Roche is a world leader in pharmaceutical excellence and has been a pioneer in global healthcare for over 120 years. Innovation is their lifeblood, working to spearhead new medicines and diagnostic tests that help millions of patients globally. Their innovative work is at the forefront of cancer research and a frontrunner in the creation of personalized healthcare.
Previously located in Sydney’s Northern Beaches, Roche decided to relocate their Australian head office to a 4,500-square-meter site in the Central Business District and commissioned Hassell Sydney to help create a modern and vibrant workplace with greater accessibility and connectivity to the city.
Roche then approached THERE to create workplace graphics and wayfinding for their new space, tasking them to create an inspiring environment to help foster a cultural shift towards greater flexibility and collaboration. The project scope was to develop workplace wayfinding and signage alongside wall graphics and reception branding. However, the space itself led THERE in a different direction.
Due to the open-plan interiors, large expanses of blank wall were scarce and wayfinding requirements for in-house staff were minimal, so THERE redefined their brief to focus more on creating placemaking features. Across the three floors of fit-out, two elevator lobbies anchored the north and south ends of the site; by wrapping each in a distinctive design the design team could use the elevators as navigation devices to help staff orient themselves within the building.
The challenge then became to develop a graphic language that acted as a bridge between the company’s innovative scientific research and their personal connection to patients. Researching the company, THERE learned that Roche had a long history of supporting groundbreaking arts and cultural projects and so the idea of commissioning bespoke art pieces for the Sydney space was born.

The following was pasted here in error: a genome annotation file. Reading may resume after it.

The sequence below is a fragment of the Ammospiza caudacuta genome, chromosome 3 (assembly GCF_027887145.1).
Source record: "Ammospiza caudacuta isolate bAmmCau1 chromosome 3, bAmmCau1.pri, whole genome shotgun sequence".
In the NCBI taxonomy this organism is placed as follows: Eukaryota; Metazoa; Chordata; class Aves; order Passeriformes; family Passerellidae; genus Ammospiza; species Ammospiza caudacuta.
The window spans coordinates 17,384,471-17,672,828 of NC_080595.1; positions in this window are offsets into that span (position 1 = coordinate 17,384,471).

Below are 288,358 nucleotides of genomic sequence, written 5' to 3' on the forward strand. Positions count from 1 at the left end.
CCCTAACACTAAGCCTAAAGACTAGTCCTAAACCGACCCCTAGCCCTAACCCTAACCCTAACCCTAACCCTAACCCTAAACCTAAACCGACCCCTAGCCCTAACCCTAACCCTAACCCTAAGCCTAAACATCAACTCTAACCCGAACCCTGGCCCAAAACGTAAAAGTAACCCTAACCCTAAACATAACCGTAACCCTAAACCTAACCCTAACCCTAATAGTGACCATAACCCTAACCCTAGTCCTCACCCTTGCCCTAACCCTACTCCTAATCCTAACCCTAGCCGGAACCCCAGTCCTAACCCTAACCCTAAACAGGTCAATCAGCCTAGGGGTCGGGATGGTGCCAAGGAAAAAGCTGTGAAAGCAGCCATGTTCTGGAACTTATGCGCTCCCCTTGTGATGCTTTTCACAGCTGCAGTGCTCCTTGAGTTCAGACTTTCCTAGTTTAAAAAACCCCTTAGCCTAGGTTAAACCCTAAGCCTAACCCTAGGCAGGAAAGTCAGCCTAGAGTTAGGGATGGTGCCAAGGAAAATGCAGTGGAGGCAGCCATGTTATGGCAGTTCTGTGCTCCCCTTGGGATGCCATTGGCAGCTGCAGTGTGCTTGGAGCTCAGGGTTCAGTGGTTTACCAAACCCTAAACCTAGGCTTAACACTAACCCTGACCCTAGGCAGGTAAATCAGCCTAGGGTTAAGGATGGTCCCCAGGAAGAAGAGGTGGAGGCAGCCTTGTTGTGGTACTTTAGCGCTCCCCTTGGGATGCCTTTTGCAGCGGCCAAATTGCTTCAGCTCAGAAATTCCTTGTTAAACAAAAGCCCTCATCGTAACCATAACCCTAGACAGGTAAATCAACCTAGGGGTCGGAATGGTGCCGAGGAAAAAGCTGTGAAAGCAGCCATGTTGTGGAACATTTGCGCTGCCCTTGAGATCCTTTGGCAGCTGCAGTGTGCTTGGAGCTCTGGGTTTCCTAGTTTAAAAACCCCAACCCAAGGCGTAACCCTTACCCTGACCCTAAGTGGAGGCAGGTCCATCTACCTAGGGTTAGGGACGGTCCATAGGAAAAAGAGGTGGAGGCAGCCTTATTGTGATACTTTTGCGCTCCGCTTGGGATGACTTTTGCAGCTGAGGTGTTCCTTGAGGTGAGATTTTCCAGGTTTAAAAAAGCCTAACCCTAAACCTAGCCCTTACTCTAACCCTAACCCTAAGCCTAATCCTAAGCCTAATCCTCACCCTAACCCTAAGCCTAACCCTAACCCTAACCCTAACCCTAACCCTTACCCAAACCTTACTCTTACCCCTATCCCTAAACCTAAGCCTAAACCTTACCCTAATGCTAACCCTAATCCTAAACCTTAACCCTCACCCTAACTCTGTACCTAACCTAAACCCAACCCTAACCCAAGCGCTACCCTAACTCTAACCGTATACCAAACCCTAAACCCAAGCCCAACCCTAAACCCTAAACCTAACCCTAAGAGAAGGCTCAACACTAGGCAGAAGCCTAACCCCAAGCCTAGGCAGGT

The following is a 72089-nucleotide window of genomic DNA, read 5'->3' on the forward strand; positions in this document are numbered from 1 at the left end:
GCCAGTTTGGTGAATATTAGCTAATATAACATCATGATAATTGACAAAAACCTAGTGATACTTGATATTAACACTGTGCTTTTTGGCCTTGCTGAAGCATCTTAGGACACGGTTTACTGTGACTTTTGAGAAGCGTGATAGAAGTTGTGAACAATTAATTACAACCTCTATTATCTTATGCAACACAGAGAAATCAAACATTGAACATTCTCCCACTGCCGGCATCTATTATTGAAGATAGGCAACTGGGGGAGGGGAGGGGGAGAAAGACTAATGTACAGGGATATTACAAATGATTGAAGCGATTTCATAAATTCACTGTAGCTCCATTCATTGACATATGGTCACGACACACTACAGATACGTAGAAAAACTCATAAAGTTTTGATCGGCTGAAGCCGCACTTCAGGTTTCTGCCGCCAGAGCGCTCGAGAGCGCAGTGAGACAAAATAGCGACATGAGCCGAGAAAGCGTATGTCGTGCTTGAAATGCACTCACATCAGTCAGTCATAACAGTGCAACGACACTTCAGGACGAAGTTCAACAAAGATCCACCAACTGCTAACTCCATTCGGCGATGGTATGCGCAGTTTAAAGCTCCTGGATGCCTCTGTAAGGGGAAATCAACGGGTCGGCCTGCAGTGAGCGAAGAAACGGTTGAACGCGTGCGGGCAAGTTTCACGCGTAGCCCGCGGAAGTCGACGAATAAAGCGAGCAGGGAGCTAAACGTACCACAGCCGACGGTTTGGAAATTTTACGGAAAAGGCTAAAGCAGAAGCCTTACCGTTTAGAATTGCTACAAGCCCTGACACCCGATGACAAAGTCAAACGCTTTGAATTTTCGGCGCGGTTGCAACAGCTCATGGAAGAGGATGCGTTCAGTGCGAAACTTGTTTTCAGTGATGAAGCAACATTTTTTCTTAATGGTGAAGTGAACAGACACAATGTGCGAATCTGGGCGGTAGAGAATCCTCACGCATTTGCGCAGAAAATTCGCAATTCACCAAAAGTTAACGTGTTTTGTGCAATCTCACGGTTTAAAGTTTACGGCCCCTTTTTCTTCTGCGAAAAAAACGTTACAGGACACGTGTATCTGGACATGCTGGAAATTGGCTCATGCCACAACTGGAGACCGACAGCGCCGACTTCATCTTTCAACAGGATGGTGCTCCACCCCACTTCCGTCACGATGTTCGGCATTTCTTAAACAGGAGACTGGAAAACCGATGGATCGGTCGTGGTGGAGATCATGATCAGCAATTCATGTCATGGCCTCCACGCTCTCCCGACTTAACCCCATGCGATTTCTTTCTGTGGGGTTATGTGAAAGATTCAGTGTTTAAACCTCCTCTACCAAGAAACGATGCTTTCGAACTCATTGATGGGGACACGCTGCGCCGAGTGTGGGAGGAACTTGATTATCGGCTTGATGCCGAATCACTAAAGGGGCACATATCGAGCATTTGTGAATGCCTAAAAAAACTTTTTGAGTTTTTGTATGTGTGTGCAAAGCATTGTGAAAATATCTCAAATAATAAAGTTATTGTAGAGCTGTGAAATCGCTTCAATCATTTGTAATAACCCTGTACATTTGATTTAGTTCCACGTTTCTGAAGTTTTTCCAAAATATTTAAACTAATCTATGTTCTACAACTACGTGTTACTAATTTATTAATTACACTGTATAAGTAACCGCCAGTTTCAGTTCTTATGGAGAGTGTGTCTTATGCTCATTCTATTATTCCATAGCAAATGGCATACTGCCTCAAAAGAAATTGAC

Four local artists were each commissioned to produce an in situ wall work that wrapped one of the lift cores. The artists were encouraged to explore the parallels between science and art, with each responding to a different theme taken from the company’s global brand narratives. The artworks connected science to a more human-centric form, demonstrated through the expressive designs and brushstrokes that were hand painted across the walls. Each work covered a wall span of over 25 meters and was visible from various spots within the workplace.
The final part of the design scope was to develop digital graphics that would be used as content for the new workplace AV equipment. Inspired by Roche’s product “lifecycle,” THERE designed a series of morphing graphics made up from hand-drawn linework.
The marks continuously flow from one theme to another, illustrating different attributes within the Roche brand narrative. The hand-drawn approach reflected the empathetic work of the company, but also helped to visually knit the digital components with the hand painted artworks. A fluid script font was used to interpret the animation, and then further used on signage elements within the built space, ensuring that the elements were all centered around the same connective theme.
"This project made me look at Roche differently and from a whole new perspective. It really does elevate the idea of corporate design and breaks the mold of what we typically think of as corporate identity."
"This is a breath of fresh air from stuffy corporate design."
Paul Taboure (executive creative director), Charlie Bromley (design lead/head of environments), Jon Zhu (senior designer), Lauren Barber (designer), Mansur Amiri (designer), Danielle Senecky (project manager), Liz Keene (project manager)
Ron Adams, Hayley Megan French, Daniel Hollier, Tom Polo (artists); The Operative (artist management); Hassell Sydney (workplace interior design)